Length and complexity of phrases used by learners was also examined in an attempt to gauge progress, particularly in communicability. Once again it proved difficult in the time available to collect sufficient data for a complete analysis. Overall it was difficult to detect language gains but strictly comparable data was very limited. Where individual pupils were engaged in repeat uses of the same activity, which should provide comparable data, slight gains in length and complexity of utterance were observed. It is not clear, however, if this really reflects language progress or if it is an artefact of increased familiarity with the chat facility. More details of the results of these tests were reported in Milton et al (2000). Much more extensive testing is required, however, before any firm conclusion as to the linguistic benefits of an activity like VIRLAN can be gauged.

Other interesting linguistic information did emerge from the trials. The nature of the language used by children gave rise to comment both from the non-native learning and the native-speaking point of view. The teachers of foreign languages were fairly tolerant of formal errors such as referring to a butterfly as ‘she’ and structures like ‘we like we are’. They felt that the benefits in motivation and, even at this level, fluency were very positive aspects of the activity and that errors could be addressed later on if necessary. Formal correctness was not their aim in this activity. The teachers of the native-speaking children, however, were much keener on formal accuracy and perhaps this is not surprising since they spend a lot of time at this stage of learning, teaching children to use capital letters and full stops correctly. The children themselves, however, lapsed into a more naturalistic, almost spoken form of language. The question has to be asked as to whether the provision of a language model containing errors of this kind will have an effect on the non-native speakers. We are not aware of this phenomenon being formally observed before and it deserves closer investigation.

There were other benefits reported from using these activities. In particular, teachers the UK were also pleased that the materials fostered their children’s computer skills, their knowledge of geography, and their social skills and awareness of others. All of these are explicitly identified in primary schools’ learning aims in UK.

It must be stressed that young learners cannot, at least initially, be left alone with materials like VIRLAN.  The materials were designed with school or even classroom exploitation in mind. The learners did require some explanation, orientation and a little initial practice before being linked up with learners from other countries or other locations. Further, young learners clearly gained most from the activity where the content was appropriately prepared beforehand. Thus if learners were to use the white board to draw pictures of animals, they needed to have planned beforehand the pictures they would draw or the language they might use. Activities worked best with only two users, or two pairs of young children at a single terminal. The users, or pairs of users, could then take turns. When more users were engaged in the activity, turn-taking became a problem and the activity required a leader. We tried, for educational reasons, to link non-native speakers of the target language with native-speakers but the activities seemed to work well regardless of the combination of native and non-native speakers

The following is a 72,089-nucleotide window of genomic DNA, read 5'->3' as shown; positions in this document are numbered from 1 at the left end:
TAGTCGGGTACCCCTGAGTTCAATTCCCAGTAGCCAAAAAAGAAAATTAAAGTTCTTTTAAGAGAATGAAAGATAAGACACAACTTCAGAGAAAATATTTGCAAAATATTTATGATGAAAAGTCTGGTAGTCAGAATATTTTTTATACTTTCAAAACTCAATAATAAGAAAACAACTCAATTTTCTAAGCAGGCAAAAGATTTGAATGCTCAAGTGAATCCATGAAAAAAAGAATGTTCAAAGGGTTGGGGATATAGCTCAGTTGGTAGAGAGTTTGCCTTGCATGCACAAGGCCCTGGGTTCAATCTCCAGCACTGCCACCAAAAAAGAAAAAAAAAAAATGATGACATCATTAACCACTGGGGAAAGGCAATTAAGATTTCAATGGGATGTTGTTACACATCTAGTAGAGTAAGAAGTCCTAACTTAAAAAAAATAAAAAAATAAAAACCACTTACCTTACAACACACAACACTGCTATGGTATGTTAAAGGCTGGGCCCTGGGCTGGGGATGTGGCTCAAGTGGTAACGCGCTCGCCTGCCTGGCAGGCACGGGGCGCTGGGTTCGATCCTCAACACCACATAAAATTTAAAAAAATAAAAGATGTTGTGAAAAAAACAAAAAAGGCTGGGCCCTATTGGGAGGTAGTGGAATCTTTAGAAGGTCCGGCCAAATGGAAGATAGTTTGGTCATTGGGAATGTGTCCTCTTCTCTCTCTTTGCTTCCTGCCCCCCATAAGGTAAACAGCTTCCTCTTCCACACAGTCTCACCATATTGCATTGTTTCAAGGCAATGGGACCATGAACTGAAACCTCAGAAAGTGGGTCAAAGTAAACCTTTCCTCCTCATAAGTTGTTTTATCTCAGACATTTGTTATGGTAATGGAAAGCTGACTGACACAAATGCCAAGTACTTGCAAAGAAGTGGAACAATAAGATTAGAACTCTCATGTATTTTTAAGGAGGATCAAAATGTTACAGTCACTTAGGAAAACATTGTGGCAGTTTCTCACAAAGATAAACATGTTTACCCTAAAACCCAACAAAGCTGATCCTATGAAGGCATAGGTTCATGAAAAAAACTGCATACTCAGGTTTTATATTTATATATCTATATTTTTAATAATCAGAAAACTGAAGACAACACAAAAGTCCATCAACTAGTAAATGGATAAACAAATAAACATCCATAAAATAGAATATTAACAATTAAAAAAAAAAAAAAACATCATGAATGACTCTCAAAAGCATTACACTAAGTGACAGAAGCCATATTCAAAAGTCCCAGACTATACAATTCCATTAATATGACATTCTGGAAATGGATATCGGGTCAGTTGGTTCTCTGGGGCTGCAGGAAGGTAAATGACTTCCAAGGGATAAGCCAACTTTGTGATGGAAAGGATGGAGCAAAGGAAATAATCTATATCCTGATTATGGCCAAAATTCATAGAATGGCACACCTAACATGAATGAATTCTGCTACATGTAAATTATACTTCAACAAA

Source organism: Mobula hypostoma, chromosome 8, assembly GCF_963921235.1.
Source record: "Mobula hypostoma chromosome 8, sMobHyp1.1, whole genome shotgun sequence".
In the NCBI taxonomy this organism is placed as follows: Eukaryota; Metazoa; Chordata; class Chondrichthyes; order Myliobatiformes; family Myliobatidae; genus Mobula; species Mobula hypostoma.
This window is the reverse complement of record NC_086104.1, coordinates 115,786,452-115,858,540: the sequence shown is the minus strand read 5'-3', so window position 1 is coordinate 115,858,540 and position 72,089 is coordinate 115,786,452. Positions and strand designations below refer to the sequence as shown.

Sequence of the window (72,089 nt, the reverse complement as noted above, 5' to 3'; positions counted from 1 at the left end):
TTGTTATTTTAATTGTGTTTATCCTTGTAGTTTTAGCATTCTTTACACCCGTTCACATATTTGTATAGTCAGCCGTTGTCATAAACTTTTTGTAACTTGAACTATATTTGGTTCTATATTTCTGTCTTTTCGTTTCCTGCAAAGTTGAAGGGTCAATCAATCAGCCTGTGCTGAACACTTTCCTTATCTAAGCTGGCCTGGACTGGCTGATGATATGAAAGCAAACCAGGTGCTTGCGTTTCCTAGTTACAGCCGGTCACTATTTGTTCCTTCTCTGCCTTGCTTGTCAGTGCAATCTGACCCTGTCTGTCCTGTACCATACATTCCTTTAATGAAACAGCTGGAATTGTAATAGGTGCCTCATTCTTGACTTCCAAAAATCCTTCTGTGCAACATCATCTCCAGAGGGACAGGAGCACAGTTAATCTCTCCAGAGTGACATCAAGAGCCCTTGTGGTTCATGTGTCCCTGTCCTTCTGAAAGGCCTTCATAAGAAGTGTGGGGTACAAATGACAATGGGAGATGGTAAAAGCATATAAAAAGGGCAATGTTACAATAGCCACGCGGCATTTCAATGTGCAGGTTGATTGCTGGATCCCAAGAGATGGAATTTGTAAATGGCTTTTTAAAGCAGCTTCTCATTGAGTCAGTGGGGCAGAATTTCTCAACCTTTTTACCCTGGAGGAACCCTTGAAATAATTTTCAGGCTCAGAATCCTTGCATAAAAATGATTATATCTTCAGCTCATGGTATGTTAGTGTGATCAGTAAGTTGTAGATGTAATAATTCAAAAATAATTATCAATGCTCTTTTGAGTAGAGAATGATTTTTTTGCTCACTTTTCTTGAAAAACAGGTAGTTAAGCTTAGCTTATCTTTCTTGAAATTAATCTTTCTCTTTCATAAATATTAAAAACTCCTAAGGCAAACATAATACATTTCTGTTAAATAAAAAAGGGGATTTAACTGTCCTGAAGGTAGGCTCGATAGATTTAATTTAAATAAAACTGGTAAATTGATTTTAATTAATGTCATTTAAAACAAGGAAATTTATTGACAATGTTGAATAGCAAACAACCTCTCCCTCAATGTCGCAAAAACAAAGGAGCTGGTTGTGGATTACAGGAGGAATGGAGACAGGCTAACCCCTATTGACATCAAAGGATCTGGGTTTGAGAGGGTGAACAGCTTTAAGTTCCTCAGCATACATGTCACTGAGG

Conclusions

There is no doubt that addressing the particular needs of young, foreign language learners using the Internet is extremely challenging. It takes time, considerable effort and no little ingenuity to devise materials which young learners can use and potentially benefit from. VIRLAN is a first attempt at directly addressing young learners’ problems and deriving a solution. We have been pleased that, on the limited evidence available, it has proved workable and even successful. Young learners, and near-beginners in a foreign language, can take part in collaborative activities using the Internet, and the difficulties in doing this need not be insurmountable. Much more work on evaluation is required, however, before any real estimate of the benefits and potential disadvantages can be gained.

 

References

  • Alderson, J. C. (in press). Testing in EAP: Progress? Achievement? Proficiency? In Blue, G. M., Milton, J., and Saville, J. (Eds.) Assessing English for Academic Purposes, Bern; Peter Lang.
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  • Kazoullis, V. K. (2000). Assessment of Productive Language in Very Low Level EFL Learners. unpublished MEd dissertation, University of Wales Swansea.